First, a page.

Monthly Recap: Single Family Homes Sales Rise, The Fed Shows their Hand and FHA Gets Strict on Buyers

2012 has started off with a bang!

As the final hours of the first month of the year tick away we wonder if any more bits of news will sneak in, we hope not as this is all she wrote!

Single Family Homes Surge

The US Commerce Department reported that nationwide production of new single-family homes rose 4.4 percent in December 2011, a positive outlook as this is the third consecutive increase since April 2010. On a local level, single family home sales in Naples Florida increased 5 percent in 2011 (5,162 contracts) as compared to 2010 (4,896 contracts).

Constrained Real Estate GrowthBob Neilsen, chairman of the National Association of Home Builders stated “the report adds to the growing evidence that demand for new, single-family homes is finally starting to firm up in an increasing number of markets nationwide.  This emerging trend is allowing builders to put more crews back to work, and could be even stronger if not for the overly tight credit conditions that prevail for both builders and buyers, as well as the continuing foreclosure crisis and the challenges of obtaining accurate appraisal values on new homes.”

Neilsen’s statement underscores the sentiment throughout the housing industry; we are operating under the theory of constrained growth. Markers exist that the economy is showing signs of improvement yet there is still much to overcome as institutions place restrictions on consumers and the system.

A recent survey of economists outlines:

  • The risk of a U.S recession is falling; while consumer confidence is still low, trends indicate that the future economic outlook remains positive.
  • Europe’s financial crisis is being contained and experts predict that U.S growth in 2012 (as a result of this crisis) will be diminished by only a quarter of a percentage point.
  • Job growth predictions by the panel suggest that 144,000 jobs will be created on a monthly basis and unemployment will not reach a manageable level until at least 2014.
  • The Federal Reserve will wait until late 2013 or even 2014 to raise interest rates.
  • Fed governors believe the economy will grow by 2.2 percent to 2.7 percent this year and unemployment will reach 8 percent.

Federal Transparency

The economic uncertainly has many speculating that the Federal Reserve will need to shake things up in order to get the economy moving again. Earlier this month it was announced that the Fed will disclose its members’ forecasts for key federal fund rates.  The fund rate is the rate that banks charge one another for overnight loans and influences bank loans and deposits on a grand scale.   This rate has been kept near zero for several years and a rate increase is not expected in 2012. This type of disclosure will provide consumers with a greater ability to choose when to refinance a home or purchase a car as interest rates that affect these purchases will be known.  In the corporate arena, financiers will have the foresight to purchase short or long term investment products with greater clarity.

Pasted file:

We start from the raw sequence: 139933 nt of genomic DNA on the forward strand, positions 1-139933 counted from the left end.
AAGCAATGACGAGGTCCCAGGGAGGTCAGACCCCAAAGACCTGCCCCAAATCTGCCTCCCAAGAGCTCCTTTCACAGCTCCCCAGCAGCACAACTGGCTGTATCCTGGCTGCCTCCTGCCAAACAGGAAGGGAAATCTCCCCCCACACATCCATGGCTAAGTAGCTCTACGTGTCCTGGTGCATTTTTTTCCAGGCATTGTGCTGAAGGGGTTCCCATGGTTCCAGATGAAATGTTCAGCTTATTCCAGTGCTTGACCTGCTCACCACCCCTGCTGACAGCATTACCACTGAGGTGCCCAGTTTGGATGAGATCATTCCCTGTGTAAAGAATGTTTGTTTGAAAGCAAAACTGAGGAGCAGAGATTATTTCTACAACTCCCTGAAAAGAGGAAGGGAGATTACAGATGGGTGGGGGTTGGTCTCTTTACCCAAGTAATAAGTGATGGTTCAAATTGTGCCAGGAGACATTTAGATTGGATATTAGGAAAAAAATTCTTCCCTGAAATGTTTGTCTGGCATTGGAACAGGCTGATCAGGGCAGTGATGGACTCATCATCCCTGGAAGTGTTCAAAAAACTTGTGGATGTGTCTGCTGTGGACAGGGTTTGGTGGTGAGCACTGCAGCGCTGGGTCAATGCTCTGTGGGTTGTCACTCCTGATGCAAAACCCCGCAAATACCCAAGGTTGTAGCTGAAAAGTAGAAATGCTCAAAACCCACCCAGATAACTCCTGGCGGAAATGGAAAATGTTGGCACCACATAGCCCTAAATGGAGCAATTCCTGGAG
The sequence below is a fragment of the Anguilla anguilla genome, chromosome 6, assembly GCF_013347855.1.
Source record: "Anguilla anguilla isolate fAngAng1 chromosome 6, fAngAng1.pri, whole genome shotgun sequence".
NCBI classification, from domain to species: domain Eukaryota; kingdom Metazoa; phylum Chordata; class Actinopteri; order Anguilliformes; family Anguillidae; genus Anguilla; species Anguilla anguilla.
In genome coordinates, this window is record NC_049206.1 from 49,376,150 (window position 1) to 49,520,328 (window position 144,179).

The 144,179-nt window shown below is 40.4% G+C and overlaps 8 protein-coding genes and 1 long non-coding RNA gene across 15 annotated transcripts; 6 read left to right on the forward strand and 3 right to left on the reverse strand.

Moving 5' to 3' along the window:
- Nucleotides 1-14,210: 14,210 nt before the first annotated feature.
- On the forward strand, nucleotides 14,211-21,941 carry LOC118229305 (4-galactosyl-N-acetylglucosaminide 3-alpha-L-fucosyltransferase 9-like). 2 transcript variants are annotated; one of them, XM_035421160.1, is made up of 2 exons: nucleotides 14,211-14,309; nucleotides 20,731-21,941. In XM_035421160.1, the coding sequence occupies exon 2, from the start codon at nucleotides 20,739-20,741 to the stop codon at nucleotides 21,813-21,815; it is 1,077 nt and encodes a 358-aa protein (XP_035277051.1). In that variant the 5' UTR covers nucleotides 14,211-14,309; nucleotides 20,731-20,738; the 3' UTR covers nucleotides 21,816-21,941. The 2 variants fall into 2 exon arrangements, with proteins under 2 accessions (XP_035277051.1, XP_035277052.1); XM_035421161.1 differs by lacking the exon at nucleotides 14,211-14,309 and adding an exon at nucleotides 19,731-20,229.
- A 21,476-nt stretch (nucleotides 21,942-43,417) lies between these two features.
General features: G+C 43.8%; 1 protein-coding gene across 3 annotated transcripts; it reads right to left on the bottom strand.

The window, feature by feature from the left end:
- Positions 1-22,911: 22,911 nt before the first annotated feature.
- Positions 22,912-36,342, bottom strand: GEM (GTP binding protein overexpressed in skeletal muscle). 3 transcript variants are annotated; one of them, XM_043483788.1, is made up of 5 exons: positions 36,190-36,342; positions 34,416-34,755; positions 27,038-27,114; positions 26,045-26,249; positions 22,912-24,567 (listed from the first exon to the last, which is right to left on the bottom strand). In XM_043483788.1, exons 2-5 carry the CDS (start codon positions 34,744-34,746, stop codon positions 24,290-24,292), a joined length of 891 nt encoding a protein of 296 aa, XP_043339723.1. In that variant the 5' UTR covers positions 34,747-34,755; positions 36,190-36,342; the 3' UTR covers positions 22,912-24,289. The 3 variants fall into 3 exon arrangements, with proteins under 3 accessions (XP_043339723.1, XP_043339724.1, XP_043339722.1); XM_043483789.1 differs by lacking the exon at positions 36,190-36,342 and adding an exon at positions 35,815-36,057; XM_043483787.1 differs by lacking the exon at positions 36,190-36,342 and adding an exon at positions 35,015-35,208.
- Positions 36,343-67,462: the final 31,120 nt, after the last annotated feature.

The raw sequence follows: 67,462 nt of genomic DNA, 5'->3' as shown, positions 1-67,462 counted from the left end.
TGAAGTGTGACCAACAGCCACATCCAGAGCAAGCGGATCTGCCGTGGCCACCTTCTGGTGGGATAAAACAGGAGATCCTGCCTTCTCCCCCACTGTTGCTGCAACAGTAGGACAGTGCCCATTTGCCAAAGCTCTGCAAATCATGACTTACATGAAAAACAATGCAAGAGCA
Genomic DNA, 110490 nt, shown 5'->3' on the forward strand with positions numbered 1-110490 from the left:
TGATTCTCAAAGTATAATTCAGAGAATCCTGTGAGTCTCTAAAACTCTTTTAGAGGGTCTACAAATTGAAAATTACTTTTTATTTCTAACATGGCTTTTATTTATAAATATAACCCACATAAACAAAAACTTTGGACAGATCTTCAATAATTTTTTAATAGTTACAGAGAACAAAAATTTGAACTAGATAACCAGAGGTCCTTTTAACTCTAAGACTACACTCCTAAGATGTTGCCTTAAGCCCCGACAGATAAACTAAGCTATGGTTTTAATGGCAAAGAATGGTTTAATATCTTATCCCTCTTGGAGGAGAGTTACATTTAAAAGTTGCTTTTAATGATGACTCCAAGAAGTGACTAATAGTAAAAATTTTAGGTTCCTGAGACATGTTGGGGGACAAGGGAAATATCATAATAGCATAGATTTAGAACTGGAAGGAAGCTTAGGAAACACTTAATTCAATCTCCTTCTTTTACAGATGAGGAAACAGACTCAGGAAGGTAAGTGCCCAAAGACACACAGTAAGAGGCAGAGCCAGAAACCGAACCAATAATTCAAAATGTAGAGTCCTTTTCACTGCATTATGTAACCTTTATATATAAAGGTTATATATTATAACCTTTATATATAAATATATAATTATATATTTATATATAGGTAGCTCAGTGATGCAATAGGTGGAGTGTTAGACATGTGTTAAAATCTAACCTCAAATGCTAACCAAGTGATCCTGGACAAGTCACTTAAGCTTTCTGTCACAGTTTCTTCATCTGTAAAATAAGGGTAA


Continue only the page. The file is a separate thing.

On January 26, 2012 Fed Chairman Bernanke left open the possibility that the Fed could do more to combat joblessness even at the short term risk of inflation above the bank’s 2 percent annual target. Some speculate that the Fed may purchase up to $ 1 trillion in mortgage-backed bonds from banks and institutions though a final decision on this alternative has not been publicized.

The FHA Squeeze

As the Federal Reserve moves swiftly to create clarity in the marketplace and spur on the economy, the Federal Housing Administration (FHA) is enacting practices that may curb the ability for buyers to purchase homes.

Acting FHA Commissioner Carol J, Galante announced that in order to strengthen their Mutual Mortgage Insurance Fund, a new rule is to be enacted to “reduce the maximum allowable seller concession from its current level to one more in line with industry norms.”The law states that a seller may contribute 6 percent towards the buyer’s closing costs to include prepaid expenses, discount points and other financing items.   FHA is looking to reduce seller concessions to 3 or 4 percent of closing costs, thereby placing the burden on the buyer to bring more money to the table.  Buyers have faced stricter financing policies since the downturn in the market and those buyers who have jumped through the necessary hoops to obtain financing are now being rewarded by paying all if not most of their closing costs?

The nation is still at grips with a frail housing market and adding an additional monetary barrier jeopardizes the rate of recovery within the housing sector.  The Obama administration proposed a broader refinancing plan for all Americans during his State of the Union address; the Federal Reserve is taking measures to entice banks to increase lending by keeping the fund rate at zero. At a minimum FHA should aid buyers in their quest to purchase a home by keeping seller concessions to 6 percent.  Growing the economy and encouraging homeownership is the name of the game and FHA needs to get with the program.

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